A cold front crossed Western New York late on the 1st and sent the region back into the grip of winter, with light snow and frigid temperatures. Highs on the 2nd through the 5th averaged in the teens, which is about 20 degrees below normal. Temperatures would remain below average the first week of the month. Our first early taste of spring occurred on the 10th and 11th. A stalling and weakening cold front, combined with the increasing effects of daytime heating brought highs into 50s across the region by Tuesday the 11th. On Tuesday night and Wednesday a strong late winter snowstorm developed, one that brought blizzard conditions across Western New York. This system dumped a foot to a foot and a half of snow across Western New York and strong winds brought frequent whiteout conditions. Behind this system a typical roller coaster of temperatures occurred through the end of the month. A storm system on the evening of the 29th to the morning of the 30th brought a spring heavy wet snow across Western New York. Totals, somewhat higher across higher terrain averaged 6 to 10 inches across Western and North Central New York.

 

April

April began on a pleasant note with temperatures warming into the mid 50s through the afternoon and evening, just ahead of a cold front. The first storm system of the month brought around a half inch of rainfall on Friday the 4th followed by a quick dusting of snow across portions of the region on the 5th.  The last minor snow of the season occurred on the 15th of the month when a few tenths to an inch of snow was recorded across portions of Western and North Central New York
State.

 

     
        Snowfall            
                         
                         
County ID Town   OCT NOV DEC JAN FEB MAR APR   TOTAL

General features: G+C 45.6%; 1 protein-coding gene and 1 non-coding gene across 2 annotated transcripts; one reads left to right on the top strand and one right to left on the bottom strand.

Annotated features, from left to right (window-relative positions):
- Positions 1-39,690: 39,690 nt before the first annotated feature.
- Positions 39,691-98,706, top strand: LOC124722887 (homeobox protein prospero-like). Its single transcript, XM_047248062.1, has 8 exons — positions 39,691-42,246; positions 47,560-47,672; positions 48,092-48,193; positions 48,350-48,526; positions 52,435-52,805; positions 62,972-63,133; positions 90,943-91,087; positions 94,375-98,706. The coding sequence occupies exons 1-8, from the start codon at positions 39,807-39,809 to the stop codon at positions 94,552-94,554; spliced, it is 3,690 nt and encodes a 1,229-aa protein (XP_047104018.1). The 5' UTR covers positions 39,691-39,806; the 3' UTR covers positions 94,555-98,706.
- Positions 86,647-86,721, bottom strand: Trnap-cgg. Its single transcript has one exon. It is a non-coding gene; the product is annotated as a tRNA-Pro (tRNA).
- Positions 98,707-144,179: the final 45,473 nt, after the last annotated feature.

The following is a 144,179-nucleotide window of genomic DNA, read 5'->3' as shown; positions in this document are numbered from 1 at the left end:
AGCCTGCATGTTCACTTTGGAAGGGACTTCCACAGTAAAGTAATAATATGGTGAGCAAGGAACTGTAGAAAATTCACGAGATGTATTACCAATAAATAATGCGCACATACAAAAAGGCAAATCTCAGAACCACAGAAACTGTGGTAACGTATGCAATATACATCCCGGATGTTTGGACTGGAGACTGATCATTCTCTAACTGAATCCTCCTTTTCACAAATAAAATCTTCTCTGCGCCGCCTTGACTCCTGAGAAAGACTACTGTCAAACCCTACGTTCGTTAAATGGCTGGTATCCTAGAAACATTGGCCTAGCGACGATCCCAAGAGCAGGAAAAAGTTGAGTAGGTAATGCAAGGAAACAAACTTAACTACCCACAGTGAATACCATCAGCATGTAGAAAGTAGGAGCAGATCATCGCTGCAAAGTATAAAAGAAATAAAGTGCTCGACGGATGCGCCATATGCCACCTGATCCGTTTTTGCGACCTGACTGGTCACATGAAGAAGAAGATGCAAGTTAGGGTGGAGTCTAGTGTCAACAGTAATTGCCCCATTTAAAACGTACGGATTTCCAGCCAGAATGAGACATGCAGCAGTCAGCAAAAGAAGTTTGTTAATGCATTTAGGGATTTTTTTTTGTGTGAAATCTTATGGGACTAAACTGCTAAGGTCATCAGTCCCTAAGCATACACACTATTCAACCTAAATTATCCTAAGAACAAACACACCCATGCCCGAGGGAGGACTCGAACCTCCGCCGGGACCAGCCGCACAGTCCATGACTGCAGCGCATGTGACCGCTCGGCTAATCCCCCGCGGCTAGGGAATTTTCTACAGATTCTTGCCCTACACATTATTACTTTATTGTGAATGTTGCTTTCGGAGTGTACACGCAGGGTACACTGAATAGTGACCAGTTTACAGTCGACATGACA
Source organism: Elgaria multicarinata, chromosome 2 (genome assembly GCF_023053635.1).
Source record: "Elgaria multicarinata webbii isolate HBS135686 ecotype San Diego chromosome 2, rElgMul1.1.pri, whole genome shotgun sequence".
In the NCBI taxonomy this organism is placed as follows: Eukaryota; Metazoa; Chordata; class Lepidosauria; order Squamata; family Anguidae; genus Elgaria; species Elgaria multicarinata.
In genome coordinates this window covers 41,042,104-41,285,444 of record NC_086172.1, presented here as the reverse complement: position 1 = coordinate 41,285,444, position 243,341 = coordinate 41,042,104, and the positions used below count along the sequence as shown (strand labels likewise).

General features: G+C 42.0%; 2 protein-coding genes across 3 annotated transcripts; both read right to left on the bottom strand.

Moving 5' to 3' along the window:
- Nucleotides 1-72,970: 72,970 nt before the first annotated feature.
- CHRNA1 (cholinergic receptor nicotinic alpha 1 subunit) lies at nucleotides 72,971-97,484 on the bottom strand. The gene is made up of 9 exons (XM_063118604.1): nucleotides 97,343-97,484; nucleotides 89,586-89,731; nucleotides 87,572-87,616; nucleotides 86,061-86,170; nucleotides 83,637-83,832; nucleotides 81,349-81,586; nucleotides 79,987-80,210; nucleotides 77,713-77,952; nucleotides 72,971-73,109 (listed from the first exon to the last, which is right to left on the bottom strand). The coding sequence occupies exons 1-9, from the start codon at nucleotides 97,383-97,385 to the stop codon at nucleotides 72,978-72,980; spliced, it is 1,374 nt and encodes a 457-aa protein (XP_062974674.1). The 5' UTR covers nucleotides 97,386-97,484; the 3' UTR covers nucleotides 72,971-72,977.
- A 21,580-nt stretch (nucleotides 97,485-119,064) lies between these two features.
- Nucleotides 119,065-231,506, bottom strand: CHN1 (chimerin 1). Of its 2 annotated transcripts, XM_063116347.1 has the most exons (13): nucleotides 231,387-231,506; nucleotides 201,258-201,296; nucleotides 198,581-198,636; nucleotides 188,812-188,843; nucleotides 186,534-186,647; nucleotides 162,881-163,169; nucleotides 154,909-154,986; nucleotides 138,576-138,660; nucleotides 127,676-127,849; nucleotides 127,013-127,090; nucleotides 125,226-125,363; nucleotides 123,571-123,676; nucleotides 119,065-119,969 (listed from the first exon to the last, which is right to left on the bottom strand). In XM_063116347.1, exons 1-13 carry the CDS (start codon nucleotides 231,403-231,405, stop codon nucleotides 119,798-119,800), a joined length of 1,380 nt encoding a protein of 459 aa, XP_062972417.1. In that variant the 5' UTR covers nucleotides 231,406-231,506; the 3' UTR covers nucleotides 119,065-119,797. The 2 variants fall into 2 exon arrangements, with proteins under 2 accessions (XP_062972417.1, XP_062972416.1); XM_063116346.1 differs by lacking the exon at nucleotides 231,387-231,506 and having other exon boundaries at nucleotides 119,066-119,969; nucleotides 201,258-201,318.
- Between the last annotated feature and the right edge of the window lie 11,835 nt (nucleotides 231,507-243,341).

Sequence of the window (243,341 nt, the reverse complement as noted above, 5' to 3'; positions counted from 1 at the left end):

Niagara                        
  C02 North Tonawanda   0.0 8.0 20.3 28.4 21.9 22.9 0.0   101.5
  C11 Niagara Falls   0.0 7.1 17.1 25.5 21.1 17.4 1.0   89.2
  C12 Lockport                               0.0 6.2 22.5 36.5 29.3 14.9 0.6   110.0
  C17 Pendleton                              0.0 4.9 21.5 23.2 15.8 17.2 0.5   83.1
  OP Youngstown                         0.0 9.1 18.1 26.5 19.7 20.8 3.2   97.4
  OP North Tonawanda   0.0 11.4 30.9 25.1 20.5 22.7 0.6   111.2
  OP Niagara Falls   0.0 6.7 16.0 26.1 19.1 19.2 0.7   87.8
                         
Erie                        
  C07 Williamsville (East)   0.0 5.6 22.7 42.8 19.3 20.0 0.5   110.9
  C39 Hamburg                               0.0 10.0 35.9 36.9 18.6 13.7 0.3   115.4
  C50 East Aurora   0.0 14.5 50.7 43.4 24.0 24.9 1.0   158.5
  C51 Clarence Center   0.0 7.1 27.3 29.6 17.2 17.8 1.0   100.0
  C53 West Seneca   0.0 11.2 21.5 41.5 17.0 18.0 0.5   109.7
  C57 Kenmore                               0.0 5.8 27.6 34.2 19.7 23.7 0.5   111.5
  C59 Kenmore                               0.0 7.5 29.0 32.1 19.5 21.7 0.9   110.7
  C60 Blasdell                                 0.0 10.8 18.3 30.3 17.3 15.3 1.0   93.0
  C63 Glenwood                      0.0 21.0 70.1 46.9 31.0 28.4 1.3   198.7
  C65 Boston   0.0 18.8 68.9 46.2 38.4 31.3 1.0   204.6
  C66 East Aurora   0.0 14.5 58.0 46.0 22.0 29.0 1.0   170.5
  C75 Elma Center   0.0 14.0 30.2 40.3 17.7 22.3 0.0   124.5
  C77 Holland                        0.5 21.1 87.1 49.7 42.5 36.2 2.3   239.4
  C83 Williamsville                         0.0 9.1 28.6 35.8 18.5 18.4 1.3   111.7
  C96 Elma   0.0 12.3 26.6 53.3 28.0 11.7 1.7   133.6
  C98 Amherst   0.0 5.3 25.2 33.7 23.5 20.1 0.0   107.8
  C102 Cheektowaga   0.0 10.0 27.1 44.0 22.8 24.5 1.2   129.6
  C103 Buffalo (south)   0.0 9.2 15.0 24.3 14.6 12.2 0.0   75.3
  OP Buffalo Int'l Airport   T 10.0 28.5 42.4 23.3 24.5 1.2   129.9
  OP Coldon   T 21.3 91.8 60.4 44.5 30.8 1.3   250.1
  OP Springville   T 15.5 I I 33.8 27.3 1.1   77.7
  OP Wales                        T 17.0 66.0 40.1 22.3 25.9 1.0   172.3
  SS Buffalo (State College)   0.0 7.1 16.7 30.5 16.0 16.0     86.3
                         
Orleans                        
  OP Albion                                  0 6.0 17.0 20.0 29.0 26.0 1.0   99.0
  OP Lyndonville                    T 4.1 21.0 24.4 20.6 21.4 1.0   92.5
                         
Genesee                        
  OP Batavia                                0 7.5 26.6 41.5 23.7 36.8 0.1   136.2
  C06 Stafford   0 13.3 35.7 27.4 21.1 26.2 0.2   123.9
  OP Pavilion   0 10.4 I 12.9 I 21.7     45.0
                         
Wyoming                        
  OP Portageville               T 8.0 19.2 12.3 14.6 18.9     73.0
  OP Warsaw                              T 21.6 82.7 42.8 37.9 33.4 0.5   218.9